[LibreQoS] starry had such good press

Herbert Wolverson herberticus at gmail.com
Sat Oct 15 09:07:15 EDT 2022

I wish I could say I was surprised. The current round of federal funding
was crafted to avoid repeating
the mistakes from previous funding attempts. So while lots of money is
offered, you have to put up
a portion of matching funds (and the auction price) as a bond - only
released once you can demonstrate
that you provide the promised service. That's overall a good thing, but too
many companies took the
"shoot for the moon" approach of taking way too many areas when interest
rates were low - and banks
were lining up to finance bonds. A lot of companies over-borrowed, often at
adjustable rates - so now
that rates are high, the bond-finance payments are coming home to roost.

It makes sense when I look back over my time in the industry (since 1998).
QWest famously
complied with a huge grant by connecting a single building in Columbia (I
live in Columbia, MO) and
single buildings in a couple of neighboring towns - and never building out
to the rest of town. QWest
over-borrowed, and suddenly are part of Level 3 - in an "asset only"
purchase that left the debt behind.

A while later, CenturyLink buys out Level 3 (in a panic move, they couldn't
fulfill a DoD contract
without their backbone) and goes on a fiber build-out spree (flush with
grant money). They
built out a massive network across town, all hung on city utility poles.
Turns out, they never
paid the usage fee and were just found guilty of breach of contract - owing
the city millions.
It also turns out that they did the exact same thing all over the place.
Boom - they are now
Lumen and Quantum Fiber, in an asset-only purchase. That didn't quite work,
so the
fiber is off to another company now. (In the meantime, our city built an
entire fiber system
going just about everywhere, and can't turn it on because the legislature
banned "chattanooga"
style build-outs)

The upside is that the companies who took a responsible approach are doing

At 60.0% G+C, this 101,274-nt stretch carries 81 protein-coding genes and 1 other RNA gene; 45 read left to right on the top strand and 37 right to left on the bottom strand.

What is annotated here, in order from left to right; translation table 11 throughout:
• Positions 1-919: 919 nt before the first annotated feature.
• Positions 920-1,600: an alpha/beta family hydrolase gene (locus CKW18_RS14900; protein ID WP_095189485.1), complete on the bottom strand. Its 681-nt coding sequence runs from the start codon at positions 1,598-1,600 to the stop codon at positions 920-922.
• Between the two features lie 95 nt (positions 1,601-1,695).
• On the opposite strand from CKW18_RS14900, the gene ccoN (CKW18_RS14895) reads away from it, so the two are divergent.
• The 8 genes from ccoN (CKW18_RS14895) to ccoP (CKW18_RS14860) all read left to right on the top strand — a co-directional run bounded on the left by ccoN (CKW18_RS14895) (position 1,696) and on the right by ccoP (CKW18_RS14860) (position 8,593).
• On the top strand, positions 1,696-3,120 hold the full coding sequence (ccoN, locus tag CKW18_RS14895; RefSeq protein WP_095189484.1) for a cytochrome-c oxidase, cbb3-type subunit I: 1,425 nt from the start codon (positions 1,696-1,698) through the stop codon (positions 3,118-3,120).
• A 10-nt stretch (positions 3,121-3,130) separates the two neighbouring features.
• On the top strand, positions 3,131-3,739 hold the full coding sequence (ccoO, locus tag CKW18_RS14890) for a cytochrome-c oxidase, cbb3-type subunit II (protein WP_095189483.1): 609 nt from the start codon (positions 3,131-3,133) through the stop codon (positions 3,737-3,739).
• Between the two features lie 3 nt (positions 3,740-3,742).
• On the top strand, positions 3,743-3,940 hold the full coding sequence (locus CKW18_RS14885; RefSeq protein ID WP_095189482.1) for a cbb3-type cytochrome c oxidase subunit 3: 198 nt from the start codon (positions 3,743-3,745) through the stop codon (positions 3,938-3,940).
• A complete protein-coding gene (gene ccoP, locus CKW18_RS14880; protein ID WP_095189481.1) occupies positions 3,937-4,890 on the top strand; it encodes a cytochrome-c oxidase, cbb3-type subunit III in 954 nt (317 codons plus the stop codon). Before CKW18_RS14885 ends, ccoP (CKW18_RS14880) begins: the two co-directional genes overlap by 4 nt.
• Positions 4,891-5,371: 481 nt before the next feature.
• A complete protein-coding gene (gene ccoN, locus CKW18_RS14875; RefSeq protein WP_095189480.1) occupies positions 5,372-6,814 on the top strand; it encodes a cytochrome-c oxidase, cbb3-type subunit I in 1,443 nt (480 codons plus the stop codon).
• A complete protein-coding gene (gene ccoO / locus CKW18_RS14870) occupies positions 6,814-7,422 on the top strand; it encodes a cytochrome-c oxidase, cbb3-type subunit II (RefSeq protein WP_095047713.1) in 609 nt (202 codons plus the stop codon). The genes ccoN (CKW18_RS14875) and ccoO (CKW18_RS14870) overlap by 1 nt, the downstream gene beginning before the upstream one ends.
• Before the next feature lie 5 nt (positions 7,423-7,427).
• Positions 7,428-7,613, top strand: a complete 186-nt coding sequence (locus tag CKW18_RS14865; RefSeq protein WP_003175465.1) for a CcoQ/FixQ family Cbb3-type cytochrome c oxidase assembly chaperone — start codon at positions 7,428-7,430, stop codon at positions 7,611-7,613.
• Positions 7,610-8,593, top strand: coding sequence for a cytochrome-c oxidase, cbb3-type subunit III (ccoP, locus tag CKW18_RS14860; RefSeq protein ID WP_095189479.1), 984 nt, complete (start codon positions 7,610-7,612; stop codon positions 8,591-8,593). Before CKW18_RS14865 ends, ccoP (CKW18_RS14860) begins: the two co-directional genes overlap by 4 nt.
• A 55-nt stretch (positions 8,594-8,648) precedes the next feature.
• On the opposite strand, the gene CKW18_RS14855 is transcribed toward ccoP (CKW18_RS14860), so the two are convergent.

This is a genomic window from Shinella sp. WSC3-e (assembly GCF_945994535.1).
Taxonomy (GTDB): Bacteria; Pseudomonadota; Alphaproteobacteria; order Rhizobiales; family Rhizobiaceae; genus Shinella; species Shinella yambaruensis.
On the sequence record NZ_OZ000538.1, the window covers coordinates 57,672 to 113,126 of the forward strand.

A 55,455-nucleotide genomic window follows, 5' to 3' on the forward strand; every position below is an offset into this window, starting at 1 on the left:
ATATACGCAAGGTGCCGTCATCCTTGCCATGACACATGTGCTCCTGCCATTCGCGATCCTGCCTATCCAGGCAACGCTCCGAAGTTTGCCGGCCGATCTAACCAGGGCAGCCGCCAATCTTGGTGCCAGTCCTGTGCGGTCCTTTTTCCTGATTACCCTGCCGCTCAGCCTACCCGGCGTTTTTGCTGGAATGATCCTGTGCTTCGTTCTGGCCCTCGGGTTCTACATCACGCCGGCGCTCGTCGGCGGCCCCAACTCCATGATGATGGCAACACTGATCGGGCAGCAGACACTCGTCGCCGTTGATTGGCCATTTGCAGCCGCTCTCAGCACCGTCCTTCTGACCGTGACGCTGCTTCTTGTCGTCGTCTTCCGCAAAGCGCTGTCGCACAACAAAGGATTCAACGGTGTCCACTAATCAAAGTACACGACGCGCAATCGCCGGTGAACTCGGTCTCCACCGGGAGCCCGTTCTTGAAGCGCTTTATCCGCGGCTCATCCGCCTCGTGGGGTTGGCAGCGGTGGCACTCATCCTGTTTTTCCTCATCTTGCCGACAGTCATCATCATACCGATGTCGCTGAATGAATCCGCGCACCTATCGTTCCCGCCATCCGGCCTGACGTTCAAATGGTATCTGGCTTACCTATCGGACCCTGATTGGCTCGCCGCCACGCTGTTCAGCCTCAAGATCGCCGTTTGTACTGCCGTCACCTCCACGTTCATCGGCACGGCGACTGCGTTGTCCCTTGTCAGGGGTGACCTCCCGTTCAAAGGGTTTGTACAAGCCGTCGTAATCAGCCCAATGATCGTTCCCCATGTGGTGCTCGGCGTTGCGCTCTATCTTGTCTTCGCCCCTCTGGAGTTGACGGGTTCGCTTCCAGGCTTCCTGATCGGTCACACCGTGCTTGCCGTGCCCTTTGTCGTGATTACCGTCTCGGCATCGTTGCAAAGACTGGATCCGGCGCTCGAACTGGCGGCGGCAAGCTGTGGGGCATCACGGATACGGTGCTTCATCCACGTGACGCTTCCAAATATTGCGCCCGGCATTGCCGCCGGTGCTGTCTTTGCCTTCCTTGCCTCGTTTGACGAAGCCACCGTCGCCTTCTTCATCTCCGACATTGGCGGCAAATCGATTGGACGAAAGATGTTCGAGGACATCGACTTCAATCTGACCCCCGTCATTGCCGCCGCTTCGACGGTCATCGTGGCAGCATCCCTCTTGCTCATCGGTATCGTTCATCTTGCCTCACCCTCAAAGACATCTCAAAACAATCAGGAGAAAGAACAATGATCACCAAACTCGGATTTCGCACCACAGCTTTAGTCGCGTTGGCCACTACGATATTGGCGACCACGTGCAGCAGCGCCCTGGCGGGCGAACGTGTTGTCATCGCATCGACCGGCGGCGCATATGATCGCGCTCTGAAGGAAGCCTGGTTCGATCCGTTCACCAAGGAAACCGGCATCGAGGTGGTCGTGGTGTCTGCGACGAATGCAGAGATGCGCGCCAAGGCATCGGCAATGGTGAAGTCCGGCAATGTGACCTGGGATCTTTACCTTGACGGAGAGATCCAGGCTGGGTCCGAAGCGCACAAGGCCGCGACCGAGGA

well. A local
ISP (they were 5 guys in a room when I started in town, just after I moved
here from England)
is slowly building out fiber one subdivision at a time, using fixed-rate
(20 year!) mortgages to buy the
infrastructure and only going for grant money for the areas they were going
to build anyway.
They are thriving, and their service is great. So it can be done.

It goes in cycles. Big funding rounds tend to lead to "tulip fever" style
overbuild, and then
it settles down. It keeps the lawyers busy.

On Fri, Oct 14, 2022 at 10:50 PM Dave Taht via LibreQoS <
libreqos at lists.bufferbloat.net> wrote:

> but, apparently, a burn rate that could not be sustained anymore with
> interest rates going up.
> https://www.fiercetelecom.com/broadband/starry-abandons-rdof-bids-pushing-auction-default-tally-above-500m
> --
> This song goes out to all the folk that thought Stadia would work:
> https://www.linkedin.com/posts/dtaht_the-mushroom-song-activity-6981366665607352320-FXtz
> Dave Täht CEO, TekLibre, LLC
> _______________________________________________
> LibreQoS mailing list
> LibreQoS at lists.bufferbloat.net
> https://lists.bufferbloat.net/listinfo/libreqos
-------------- next part --------------
An HTML attachment was scrubbed...
URL: <https://lists.bufferbloat.net/pipermail/libreqos/attachments/20221015/2ab35434/attachment.html>

More information about the LibreQoS mailing list